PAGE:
The scope of livestock species covered by the legislation will be extended to include animals such as llamas, emus, enclosed deer and donkeys. New locations will include roads and paths, as long as the livestock have not strayed into a road.

Victoria Prentis
Attorney General
4th Jun 2020
To ask the Secretary of State for Environment, Food and Rural Affairs, if he will bring forward legislative proposals for a seasonal ban on the use of disposable barbecues away from the home in Areas of Outstanding Natural Beauty, moorland areas and National Parks to help prevent fires after prolonged periods of dry weather.

We are clear that everyone should follow the Countryside Code. A key part of Government strategy is to get clear and consistent messages to the media which highlight the problem and promote better behaviour in the countryside and encourage a partnership response.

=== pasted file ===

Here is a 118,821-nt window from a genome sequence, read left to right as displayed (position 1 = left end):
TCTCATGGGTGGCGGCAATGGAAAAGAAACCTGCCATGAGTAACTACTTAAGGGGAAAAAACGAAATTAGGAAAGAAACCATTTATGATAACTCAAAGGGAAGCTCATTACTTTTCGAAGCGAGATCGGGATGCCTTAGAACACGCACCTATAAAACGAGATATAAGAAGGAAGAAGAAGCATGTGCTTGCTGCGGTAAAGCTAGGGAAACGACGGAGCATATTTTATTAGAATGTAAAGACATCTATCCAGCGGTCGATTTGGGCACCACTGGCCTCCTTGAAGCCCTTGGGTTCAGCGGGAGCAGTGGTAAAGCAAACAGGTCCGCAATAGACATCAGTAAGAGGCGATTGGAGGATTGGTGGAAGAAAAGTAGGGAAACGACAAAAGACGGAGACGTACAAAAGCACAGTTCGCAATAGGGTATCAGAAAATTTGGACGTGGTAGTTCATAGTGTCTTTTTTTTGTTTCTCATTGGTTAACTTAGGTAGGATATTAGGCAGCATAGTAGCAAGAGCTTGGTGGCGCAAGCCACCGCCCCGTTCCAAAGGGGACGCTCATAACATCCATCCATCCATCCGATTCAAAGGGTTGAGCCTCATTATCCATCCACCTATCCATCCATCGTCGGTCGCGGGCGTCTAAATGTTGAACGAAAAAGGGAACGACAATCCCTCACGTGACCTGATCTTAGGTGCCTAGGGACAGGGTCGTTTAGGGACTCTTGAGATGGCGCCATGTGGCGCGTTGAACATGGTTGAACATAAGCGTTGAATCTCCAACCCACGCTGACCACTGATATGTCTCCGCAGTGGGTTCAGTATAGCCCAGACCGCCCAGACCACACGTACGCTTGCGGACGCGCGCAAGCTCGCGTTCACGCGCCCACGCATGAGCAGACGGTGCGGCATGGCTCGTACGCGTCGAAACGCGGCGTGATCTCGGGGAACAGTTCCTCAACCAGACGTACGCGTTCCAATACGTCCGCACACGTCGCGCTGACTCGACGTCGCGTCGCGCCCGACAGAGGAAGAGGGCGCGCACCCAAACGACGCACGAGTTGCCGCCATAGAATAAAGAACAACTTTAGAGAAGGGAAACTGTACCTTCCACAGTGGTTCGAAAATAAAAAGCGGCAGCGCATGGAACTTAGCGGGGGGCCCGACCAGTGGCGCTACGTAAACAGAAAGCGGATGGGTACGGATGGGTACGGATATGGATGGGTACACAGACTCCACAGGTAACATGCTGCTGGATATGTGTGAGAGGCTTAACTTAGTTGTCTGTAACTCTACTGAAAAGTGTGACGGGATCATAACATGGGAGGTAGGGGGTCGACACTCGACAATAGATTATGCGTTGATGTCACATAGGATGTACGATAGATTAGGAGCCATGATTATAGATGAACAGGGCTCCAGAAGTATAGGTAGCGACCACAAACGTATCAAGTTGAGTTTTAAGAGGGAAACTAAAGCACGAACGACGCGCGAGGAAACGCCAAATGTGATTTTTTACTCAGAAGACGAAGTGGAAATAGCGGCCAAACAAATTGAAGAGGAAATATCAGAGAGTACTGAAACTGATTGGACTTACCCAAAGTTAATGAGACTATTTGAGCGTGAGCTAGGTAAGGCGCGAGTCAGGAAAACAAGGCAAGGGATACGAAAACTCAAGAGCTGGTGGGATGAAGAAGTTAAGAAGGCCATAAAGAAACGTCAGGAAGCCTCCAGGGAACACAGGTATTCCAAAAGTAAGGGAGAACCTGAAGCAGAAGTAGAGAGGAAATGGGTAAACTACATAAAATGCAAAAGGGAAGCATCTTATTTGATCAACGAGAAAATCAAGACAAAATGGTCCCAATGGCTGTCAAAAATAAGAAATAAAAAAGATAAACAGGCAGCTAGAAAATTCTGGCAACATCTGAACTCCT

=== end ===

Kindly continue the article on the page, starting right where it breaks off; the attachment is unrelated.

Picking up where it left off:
There are existing powers in legislation which can be used by authorities to regulate and prohibit the lighting of fires on Access Land in Areas of Outstanding Natural Beauty (AONBs) and National Parks. Current ‘Byelaw’ legislation allows for local authorities to restrict and enforce the use of disposable barbecues in parks and public spaces. Government has no plans for additional legislative proposals to introduce a seasonal ban on the use of disposable barbecues.